Films seen last weekend (mostly mediocre)
THE ILLUSIONIST (Neil Burger, USA, 2006, 5)
I actually went to this movie by mistake, thinking it was the latest movie by Christopher Nolan (of MEMENTO fame), a fall 2006 release about a turn-of-the-century magician whose tricks get too real for comfort. Once seated, I saw the trailer for the movie I was expecting to see. wtf? Oh, well. This movie’s actually pretty good — and it starts off really strong, with a kind of fairy-tale childhood flashback (I enjoyed the slight-but-unobtrusive gauze around the edge of the frame). Paul Giamatti and Ed Norton are good as expected, both convincing as two different men — Norton as the magician Weisenheimer both creates a man in love and a man obsessed, and Giamatti as the police inspector handles with aplomb his mix of emperor’s loyal servant and man fascinated by the “how” matters of a magic act. (The film thankfully never explains them.) But one or two points shaven off for an ending conceptually identical to the end of this movie (follow link only if you’ve seen ILLUSIONIST or want it spoiled). It goes by way too fast, particularly for something that recodes the whole movie, and, from what I could tell of it, it made no sense and defanged the emotions the film was tweaking anyway. Wow, movies are an illusion, a trick. Who knew?
THE FLOWER OF MY SECRET (Pedro Almodovar, Spain, 1996, 6)
LIVE FLESH (Pedro Almodovar, Spain, 1998, 5)
Obviously, watching the Lumiere Brothers at the factory as a little boy and then going through film history chronologcially is impossible. But my reaction to these two movies are case studies on just how much watching films out of sequence colors our opinions of them. I saw FLOWER and FLESH back-to-back Sunday night at the AFI Retro, thus catching up with two of the three post-PEPI, LUCI, BOM … Pedro films I had missed. But I found these, seen out of order, as mildly-interesting rough drafts, with raw material and hints at a new direction that would reach full flower in the “mature style” of ALL ABOUT MY MOTHER and TALK TO HER (which I saw contemporanously in 1999 and 2002 and liked a lot). However, when Mike saw MOTHER back in ’99, he complained that it retread ideas from FLOWER. And his review of FLOWER in ’96 called it a welcome turn to a somewhat more serious style (for the record, he didn’t like FLESH much).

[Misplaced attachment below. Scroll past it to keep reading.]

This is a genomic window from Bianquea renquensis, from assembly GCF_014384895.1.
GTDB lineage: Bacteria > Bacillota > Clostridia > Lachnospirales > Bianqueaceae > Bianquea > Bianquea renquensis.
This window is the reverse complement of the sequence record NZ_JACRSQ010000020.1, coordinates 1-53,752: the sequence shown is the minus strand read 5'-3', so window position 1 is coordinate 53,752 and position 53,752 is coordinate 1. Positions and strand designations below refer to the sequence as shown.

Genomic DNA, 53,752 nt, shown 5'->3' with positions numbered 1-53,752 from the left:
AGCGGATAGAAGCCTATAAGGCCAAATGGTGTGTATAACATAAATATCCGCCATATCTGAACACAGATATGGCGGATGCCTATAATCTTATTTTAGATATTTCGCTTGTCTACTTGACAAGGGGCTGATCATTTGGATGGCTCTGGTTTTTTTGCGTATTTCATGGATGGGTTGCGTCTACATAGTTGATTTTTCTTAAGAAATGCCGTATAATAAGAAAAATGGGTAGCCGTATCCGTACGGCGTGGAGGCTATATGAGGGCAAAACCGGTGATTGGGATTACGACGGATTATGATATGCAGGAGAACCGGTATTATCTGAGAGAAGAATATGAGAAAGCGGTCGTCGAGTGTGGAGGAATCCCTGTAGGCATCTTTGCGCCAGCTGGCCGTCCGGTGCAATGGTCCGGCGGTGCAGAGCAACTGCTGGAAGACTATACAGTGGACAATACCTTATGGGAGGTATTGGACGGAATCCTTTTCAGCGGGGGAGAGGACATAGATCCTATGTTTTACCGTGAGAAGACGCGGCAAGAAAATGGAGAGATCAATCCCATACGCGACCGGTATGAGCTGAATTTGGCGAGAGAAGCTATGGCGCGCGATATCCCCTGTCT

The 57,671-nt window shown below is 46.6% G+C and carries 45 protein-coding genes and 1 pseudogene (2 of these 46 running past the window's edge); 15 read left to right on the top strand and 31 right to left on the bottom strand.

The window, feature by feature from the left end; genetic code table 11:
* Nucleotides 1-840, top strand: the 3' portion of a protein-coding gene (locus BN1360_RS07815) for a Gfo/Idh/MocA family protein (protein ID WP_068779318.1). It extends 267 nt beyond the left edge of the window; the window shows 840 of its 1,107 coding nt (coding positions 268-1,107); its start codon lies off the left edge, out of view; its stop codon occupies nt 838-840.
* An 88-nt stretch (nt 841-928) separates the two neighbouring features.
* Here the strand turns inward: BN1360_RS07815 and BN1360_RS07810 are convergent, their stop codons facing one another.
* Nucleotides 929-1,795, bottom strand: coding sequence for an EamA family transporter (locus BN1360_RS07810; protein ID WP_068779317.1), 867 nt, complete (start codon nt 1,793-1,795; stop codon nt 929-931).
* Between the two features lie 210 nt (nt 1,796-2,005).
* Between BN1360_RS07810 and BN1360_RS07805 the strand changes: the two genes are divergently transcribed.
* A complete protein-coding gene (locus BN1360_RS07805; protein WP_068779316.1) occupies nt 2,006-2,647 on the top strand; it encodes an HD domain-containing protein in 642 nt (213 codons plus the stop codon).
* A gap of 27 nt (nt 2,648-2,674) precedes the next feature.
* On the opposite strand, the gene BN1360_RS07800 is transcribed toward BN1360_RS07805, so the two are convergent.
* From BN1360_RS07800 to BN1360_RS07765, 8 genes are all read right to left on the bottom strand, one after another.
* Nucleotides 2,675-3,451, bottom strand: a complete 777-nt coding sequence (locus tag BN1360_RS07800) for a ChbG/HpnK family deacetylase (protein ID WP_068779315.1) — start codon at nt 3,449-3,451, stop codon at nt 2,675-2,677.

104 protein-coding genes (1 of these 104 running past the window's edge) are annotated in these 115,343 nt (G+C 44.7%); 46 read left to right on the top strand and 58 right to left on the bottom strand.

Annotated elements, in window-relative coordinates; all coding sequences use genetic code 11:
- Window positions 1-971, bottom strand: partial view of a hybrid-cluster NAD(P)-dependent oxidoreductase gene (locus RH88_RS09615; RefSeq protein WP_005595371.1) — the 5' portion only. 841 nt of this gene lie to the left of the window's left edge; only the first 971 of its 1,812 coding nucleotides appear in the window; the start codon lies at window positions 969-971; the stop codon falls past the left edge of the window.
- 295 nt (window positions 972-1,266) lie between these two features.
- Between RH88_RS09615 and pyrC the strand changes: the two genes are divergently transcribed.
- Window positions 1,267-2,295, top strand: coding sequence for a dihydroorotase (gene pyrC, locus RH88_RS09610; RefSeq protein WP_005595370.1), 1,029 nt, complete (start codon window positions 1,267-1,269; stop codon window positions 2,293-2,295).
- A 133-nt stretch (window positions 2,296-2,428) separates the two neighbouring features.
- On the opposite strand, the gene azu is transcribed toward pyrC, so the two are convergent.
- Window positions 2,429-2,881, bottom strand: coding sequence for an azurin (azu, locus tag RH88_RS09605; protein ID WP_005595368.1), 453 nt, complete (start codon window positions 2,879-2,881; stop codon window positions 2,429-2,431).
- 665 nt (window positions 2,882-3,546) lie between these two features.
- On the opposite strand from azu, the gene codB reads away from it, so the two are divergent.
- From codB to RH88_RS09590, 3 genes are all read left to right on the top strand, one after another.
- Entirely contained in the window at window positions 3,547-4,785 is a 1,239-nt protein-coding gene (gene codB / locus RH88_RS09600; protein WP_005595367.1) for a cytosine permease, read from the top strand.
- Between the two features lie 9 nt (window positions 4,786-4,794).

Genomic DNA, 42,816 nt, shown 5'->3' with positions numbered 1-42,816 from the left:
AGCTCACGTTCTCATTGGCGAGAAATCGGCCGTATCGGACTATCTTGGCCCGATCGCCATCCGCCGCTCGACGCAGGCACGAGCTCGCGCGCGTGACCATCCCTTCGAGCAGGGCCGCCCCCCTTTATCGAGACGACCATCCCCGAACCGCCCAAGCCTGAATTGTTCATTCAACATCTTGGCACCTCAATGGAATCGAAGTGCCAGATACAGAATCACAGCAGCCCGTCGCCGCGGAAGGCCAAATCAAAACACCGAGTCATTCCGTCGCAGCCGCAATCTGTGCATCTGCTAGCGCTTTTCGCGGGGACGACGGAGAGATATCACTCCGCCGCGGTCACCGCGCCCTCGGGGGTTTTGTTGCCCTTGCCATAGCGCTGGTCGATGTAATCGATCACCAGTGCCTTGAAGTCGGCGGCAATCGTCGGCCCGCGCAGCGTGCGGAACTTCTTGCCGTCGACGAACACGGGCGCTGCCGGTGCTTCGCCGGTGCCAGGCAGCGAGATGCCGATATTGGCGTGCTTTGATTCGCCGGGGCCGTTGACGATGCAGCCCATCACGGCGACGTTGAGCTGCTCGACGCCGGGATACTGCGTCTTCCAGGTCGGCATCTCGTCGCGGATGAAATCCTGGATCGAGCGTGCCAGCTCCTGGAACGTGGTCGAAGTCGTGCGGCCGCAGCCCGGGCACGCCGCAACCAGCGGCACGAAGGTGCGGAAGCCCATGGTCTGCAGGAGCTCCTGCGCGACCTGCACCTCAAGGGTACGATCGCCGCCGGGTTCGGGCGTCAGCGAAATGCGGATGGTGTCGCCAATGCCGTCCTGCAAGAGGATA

As it is, FLOWER seems like Pedro is moving toward using his bright candy-colored palette to make women’s melodrama and away from the sort of chaotic-erotic Preston Sturges braided-plot farces he had been making. But he’s stuck between the two. The mother-daughter “fussing” between Almodovar vets Rossy DePalma and Chus Lampreave, admittedly quite funny, would have felt at home in those pictures; here, it just seems out of place. Though, to not-coin a phrase, Marisa Paredes is — no other word for it — fabulous (she looks like a cross between recent Lauren Bacall and Colleen Dewhurst) in the central role of a closeted romance-novel writer.
With FLESH, the problem is a bit more fundamental than being an enjoyable film that doesn’t quite “jell.” It just feels like a sour raspberry. It’s a much darker film than anything Pedro had (or has) ever made. But the presence of an obsessive romantic, paired couples, an accidental crippling and the resulting nonconsummation (though Javier Bardem creates a real person, not a stunt role). It all made FLESH feel like a rough draft for TALK TO HER. But in this movie, “Benigno” the obsessive romantic loser (here named “Victor”) not only gets the girl, but gets rid of a rival whom we have no good reason to despise. Ick. Victor also lacks Benigno’s essential sweetness. Also, the intro and coda were utterly superfluous, other than giving the appearance of narrative rhyme and an excuse for Penelope Cruz to play a childbirth scene (the significance of Victor being born on the night he was completely escaped me, unless it really is as schematic and obvious as Pedro made it seem)
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